As most boys, I was quite interested in UFOs and was even a member of the UFO organization in Norway. In my teens, the interest shifted into exploring UFOs as projection objects (especially after I found Jung’s book on the topic), and later on, I have occasionally read up on what’s happening in the field.

UFOs are interesting to me for a few different reasons:

Some appear to be natural phenomena not very well understood by science, or entirely unknown to science.  The Hessdalen lights in Norway may be one example.

They are excellent projection objects – unknown, rare, ephemeral, mysterious. They are great for putting our fears and hopes on and create beliefs around. (They will save us, they will eat us, I will dismiss it and don’t take it seriously.) This in itself is a very interesting phenomenon, and well worth exploring.

Some – a few – may be crafts of nonterresital origin. The universe may be populated by many different civilizations, and although the chances of any one actually visiting us may be miniscule considering the huge distances and enormous space, it could happen. After all, our modern scientific exploration of physics is very young, what we don’t know will always be infinitely more than what we do know, and what we have discovered so far, through for instance quantum physics, shows us that reality seems much stranger than what we could have imagined. It’s worth keeping an open mind, take the possibility of visits seriously, and do some serious investigation.

And then there is the military and national security reasons. Independent of origin, some may be crafts. This is one reason most or all governments take UFOs seriously, whether or not they admit to it.

The rational approach is to take and investigate the more well documented reports seriously.

UFOs clearly exist. People see unidentified flying objects all the time. The question is, what is it in each case? The answers may range from the mundane to little known natural phenomena, and may also include possible ET visits. I don’t think I would be surprised either way. If we are visited, the implications are significant. And if there eventually is contact – in the open and at a large scale – then it’s the beginning of a new phase of human civilization.

Here is a good interview of author Leslie Kean by Michio Kaku.

One of several documentaries, I Know What I Saw:


First space flight


It’s fifty years ago today since Earth saw itself from space – from earth orbit.

It’s only 16 years since Earth found the first planet around another star.

And it may be only a matter of years or decades until this living planet finds another living planet.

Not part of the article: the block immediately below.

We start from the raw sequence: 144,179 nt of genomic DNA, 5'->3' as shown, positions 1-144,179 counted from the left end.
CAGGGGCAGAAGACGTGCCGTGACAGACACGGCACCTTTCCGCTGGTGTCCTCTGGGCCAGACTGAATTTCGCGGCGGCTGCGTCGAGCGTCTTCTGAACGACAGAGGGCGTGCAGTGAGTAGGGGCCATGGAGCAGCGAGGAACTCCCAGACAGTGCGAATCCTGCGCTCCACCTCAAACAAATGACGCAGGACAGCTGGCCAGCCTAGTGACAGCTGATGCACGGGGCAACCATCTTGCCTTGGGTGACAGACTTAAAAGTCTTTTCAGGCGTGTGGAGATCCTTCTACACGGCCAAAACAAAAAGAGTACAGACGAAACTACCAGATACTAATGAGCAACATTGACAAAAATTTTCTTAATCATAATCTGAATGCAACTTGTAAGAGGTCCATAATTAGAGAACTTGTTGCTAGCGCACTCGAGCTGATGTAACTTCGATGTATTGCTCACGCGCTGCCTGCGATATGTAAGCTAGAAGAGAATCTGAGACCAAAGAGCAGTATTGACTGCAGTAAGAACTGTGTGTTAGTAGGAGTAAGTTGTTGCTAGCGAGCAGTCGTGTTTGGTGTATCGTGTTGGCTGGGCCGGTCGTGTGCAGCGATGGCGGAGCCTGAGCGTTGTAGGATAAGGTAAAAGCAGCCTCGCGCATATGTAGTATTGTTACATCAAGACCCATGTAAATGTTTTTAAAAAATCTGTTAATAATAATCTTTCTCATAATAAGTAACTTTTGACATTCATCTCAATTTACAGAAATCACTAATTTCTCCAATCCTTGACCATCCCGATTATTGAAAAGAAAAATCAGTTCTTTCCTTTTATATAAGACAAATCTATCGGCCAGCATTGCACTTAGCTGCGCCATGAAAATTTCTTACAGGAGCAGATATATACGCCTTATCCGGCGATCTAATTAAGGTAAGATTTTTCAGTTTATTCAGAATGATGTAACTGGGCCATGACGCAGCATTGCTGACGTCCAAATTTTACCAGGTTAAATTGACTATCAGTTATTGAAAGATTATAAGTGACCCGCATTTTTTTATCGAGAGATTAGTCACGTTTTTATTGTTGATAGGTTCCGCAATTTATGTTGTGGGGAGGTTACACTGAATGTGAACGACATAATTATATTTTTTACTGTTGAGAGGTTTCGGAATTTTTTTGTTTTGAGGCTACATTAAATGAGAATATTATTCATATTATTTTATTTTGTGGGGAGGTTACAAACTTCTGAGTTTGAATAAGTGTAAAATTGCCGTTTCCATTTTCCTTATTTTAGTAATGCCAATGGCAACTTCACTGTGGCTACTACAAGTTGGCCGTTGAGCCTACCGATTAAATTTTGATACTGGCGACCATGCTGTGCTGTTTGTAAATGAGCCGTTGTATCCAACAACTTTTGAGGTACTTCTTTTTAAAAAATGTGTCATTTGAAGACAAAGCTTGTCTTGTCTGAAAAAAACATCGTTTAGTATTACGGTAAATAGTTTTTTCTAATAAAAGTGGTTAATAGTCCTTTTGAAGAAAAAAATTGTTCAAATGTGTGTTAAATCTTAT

Earth came to life, then formed itself into humans and technology, and through humans and technology experience itself from space, find planets around other stars, and may well find another living planet – a sibling in another solar system.


Journey of Man


I gave my parents each a genetics test for their birthdays, which revealed – not surprisingly – that our maternal ancestors on either side came out of Africa, through the Middle-East, and then respectively journeyed through Central Europe and Eastern Europe, and eventually into Scandinavia.

I also recently joined Geni, a social media/family tree site, mostly to help my father with his genealogy research.

In either case, whether it is historical or genetic genealogy, it reveals how hugely interconnected we are as soon as we go back just a few generations. It is our collective history that is revealed. Going back a few hundred thousand, or one or two million of years, it gets even more collective, including other species and eventually all of earth’s life. And going back some billion of years, it includes stars, galaxies, and all of the universe.

It’s funny how something that is traditionally viewed as a personal and family matter – genealogy – turns out to be that which reveals how interconnected we are, and that our history is shared and collective.

My genetic journey


I have given my parents a kit each from The Genographic Project so they can map the journey of their ancestors on the female side. It’s fun, and it does give a more immediate sense of connection with our ancestors going back a few tens of thousands of years. And the results become part of a mapping of human migration paths, which makes it more than worthwhile.

At the same time, the maps we will receive is just two strands of thousands and thousands. The full picture of the journeys of of ancestors is far richer and more dense. And beyond the human, there is an even richer picture. We are are closely related. We are all parts of the living evolving Earth.

So it is fun. It becomes part of an important research projects which helps us recognize ourselves as part of an intimate human family. And yet, the results will be a couple of random strands from an infinitely more rich tapestry, and we are all – all Earth life – closely related anyway. This is just another reminder.